Abstract

Background and Aims: The triggering factors of sepsis-induced myocardial dysfunction (SIMD) are poorly understood and are not addressed by current treatments. S100A8/A9 is a pro-inflammatory alarmin abundantly secreted by activated neutrophils during infection and inflammation. We investigated the efficacy of S100A8/A9 blockade as a potential new treatment in SIMD. Methods: The relationship between plasma S100A8/A9 and cardiac dysfunction was assessed in a cohort of 62 patients with severe sepsis admitted to the intensive care unit of Linköping University Hospital, Sweden. We used S100A8/A9 blockade with the small-molecule inhibitor ABR-238901 and S100A9−/− mice for therapeutic and mechanistic studies on endotoxemia-induced cardiac dysfunction in mice. Results: In sepsis patients, elevated plasma S100A8/A9 was associated with left-ventricular (LV) systolic dysfunction and increased SOFA score. In wild-type mice, 5 mg/kg of bacterial lipopolysaccharide (LPS) induced rapid plasma S100A8/A9 increase and acute LV dysfunction. Two ABR-238901 doses (30 mg/kg) administered intraperitoneally with a 6 h interval, starting directly after LPS or at a later time-point when LV dysfunction is fully established, efficiently prevented and reversed the phenotype, respectively. In contrast, dexamethasone did not improve cardiac function compared to PBS-treated endotoxemic controls. S100A8/A9 inhibition potently reduced systemic levels of inflammatory mediators, prevented upregulation of inflammatory genes and restored mitochondrial function in the myocardium. The S100A9−/− mice were protected against LPS-induced LV dysfunction to an extent comparable with pharmacologic S100A8/A9 blockade. The ABR-238901 treatment did not induce an additional improvement of LV function in the S100A9−/− mice, confirming target specificity. Conclusion: Elevated S100A8/A9 is associated with the development of LV dysfunction in severe sepsis patients and in a mouse model of endotoxemia. Pharmacological blockade of S100A8/A9 with ABR-238901 has potent anti-inflammatory effects, mitigates myocardial dysfunction and might represent a novel therapeutic strategy for patients with severe sepsis. Graphical Abstract: [Figure not available: see fulltext.].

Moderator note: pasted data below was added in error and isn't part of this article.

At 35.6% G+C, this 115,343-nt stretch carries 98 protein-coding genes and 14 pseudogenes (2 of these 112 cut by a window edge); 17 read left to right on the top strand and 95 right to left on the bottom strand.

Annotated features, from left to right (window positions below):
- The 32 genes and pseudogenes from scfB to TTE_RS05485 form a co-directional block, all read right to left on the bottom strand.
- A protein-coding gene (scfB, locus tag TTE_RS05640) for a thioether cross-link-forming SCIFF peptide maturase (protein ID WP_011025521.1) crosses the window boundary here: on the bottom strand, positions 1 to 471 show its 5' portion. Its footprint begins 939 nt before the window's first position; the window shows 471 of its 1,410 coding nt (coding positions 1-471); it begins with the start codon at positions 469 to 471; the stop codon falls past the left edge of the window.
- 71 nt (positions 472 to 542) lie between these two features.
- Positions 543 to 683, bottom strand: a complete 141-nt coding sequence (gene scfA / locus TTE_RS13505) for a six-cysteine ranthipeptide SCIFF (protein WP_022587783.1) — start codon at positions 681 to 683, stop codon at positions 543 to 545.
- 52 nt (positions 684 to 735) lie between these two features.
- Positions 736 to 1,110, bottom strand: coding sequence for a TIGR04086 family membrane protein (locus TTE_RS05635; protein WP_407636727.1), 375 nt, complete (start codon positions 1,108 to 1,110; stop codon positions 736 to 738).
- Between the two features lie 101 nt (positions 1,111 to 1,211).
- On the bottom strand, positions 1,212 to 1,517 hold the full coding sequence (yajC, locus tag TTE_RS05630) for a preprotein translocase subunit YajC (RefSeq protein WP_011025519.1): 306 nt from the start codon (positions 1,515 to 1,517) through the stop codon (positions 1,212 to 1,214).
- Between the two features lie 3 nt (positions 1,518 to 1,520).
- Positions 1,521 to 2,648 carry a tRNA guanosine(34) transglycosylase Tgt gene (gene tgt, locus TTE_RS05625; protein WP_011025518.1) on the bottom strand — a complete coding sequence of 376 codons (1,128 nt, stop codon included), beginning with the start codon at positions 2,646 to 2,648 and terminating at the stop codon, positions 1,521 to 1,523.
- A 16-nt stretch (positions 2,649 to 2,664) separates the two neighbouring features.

Original languageEnglish
Article number374
Pages (from-to)1-16
JournalCritical Care
Volume27
DOIs
Publication statusPublished - 2023

Subject classification (UKÄ)

  • Cardiac and Cardiovascular Systems

Free keywords

  • Endotoxemia
  • Inflammation
  • Mitochondrial function
  • Neutrophils
  • S100A8/A9
  • Sepsis-induced myocardial dysfunction

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